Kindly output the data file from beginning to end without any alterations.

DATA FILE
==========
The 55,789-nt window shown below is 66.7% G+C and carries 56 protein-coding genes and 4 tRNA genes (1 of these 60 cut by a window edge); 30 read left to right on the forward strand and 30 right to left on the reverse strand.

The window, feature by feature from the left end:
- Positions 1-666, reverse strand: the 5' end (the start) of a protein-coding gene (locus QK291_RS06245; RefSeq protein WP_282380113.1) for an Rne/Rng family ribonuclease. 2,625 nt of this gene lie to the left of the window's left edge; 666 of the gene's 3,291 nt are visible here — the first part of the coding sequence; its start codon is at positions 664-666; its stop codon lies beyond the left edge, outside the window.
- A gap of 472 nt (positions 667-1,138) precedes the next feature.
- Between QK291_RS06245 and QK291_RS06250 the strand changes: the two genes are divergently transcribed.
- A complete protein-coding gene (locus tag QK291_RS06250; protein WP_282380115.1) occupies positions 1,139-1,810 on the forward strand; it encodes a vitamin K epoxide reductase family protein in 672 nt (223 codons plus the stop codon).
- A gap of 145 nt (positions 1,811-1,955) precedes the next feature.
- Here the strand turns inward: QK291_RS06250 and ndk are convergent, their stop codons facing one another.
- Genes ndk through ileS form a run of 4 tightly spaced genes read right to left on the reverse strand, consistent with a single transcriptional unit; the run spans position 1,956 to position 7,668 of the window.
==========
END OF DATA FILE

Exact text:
The 55,789-nt window shown below is 66.7% G+C and carries 56 protein-coding genes and 4 tRNA genes (1 of these 60 cut by a window edge); 30 read left to right on the forward strand and 30 right to left on the reverse strand.

The window, feature by feature from the left end:
- Positions 1-666, reverse strand: the 5' end (the start) of a protein-coding gene (locus QK291_RS06245; RefSeq protein WP_282380113.1) for an Rne/Rng family ribonuclease. 2,625 nt of this gene lie to the left of the window's left edge; 666 of the gene's 3,291 nt are visible here — the first part of the coding sequence; its start codon is at positions 664-666; its stop codon lies beyond the left edge, outside the window.
- A gap of 472 nt (positions 667-1,138) precedes the next feature.
- Between QK291_RS06245 and QK291_RS06250 the strand changes: the two genes are divergently transcribed.
- A complete protein-coding gene (locus tag QK291_RS06250; protein WP_282380115.1) occupies positions 1,139-1,810 on the forward strand; it encodes a vitamin K epoxide reductase family protein in 672 nt (223 codons plus the stop codon).
- A gap of 145 nt (positions 1,811-1,955) precedes the next feature.
- Here the strand turns inward: QK291_RS06250 and ndk are convergent, their stop codons facing one another.
- Genes ndk through ileS form a run of 4 tightly spaced genes read right to left on the reverse strand, consistent with a single transcriptional unit; the run spans position 1,956 to position 7,668 of the window.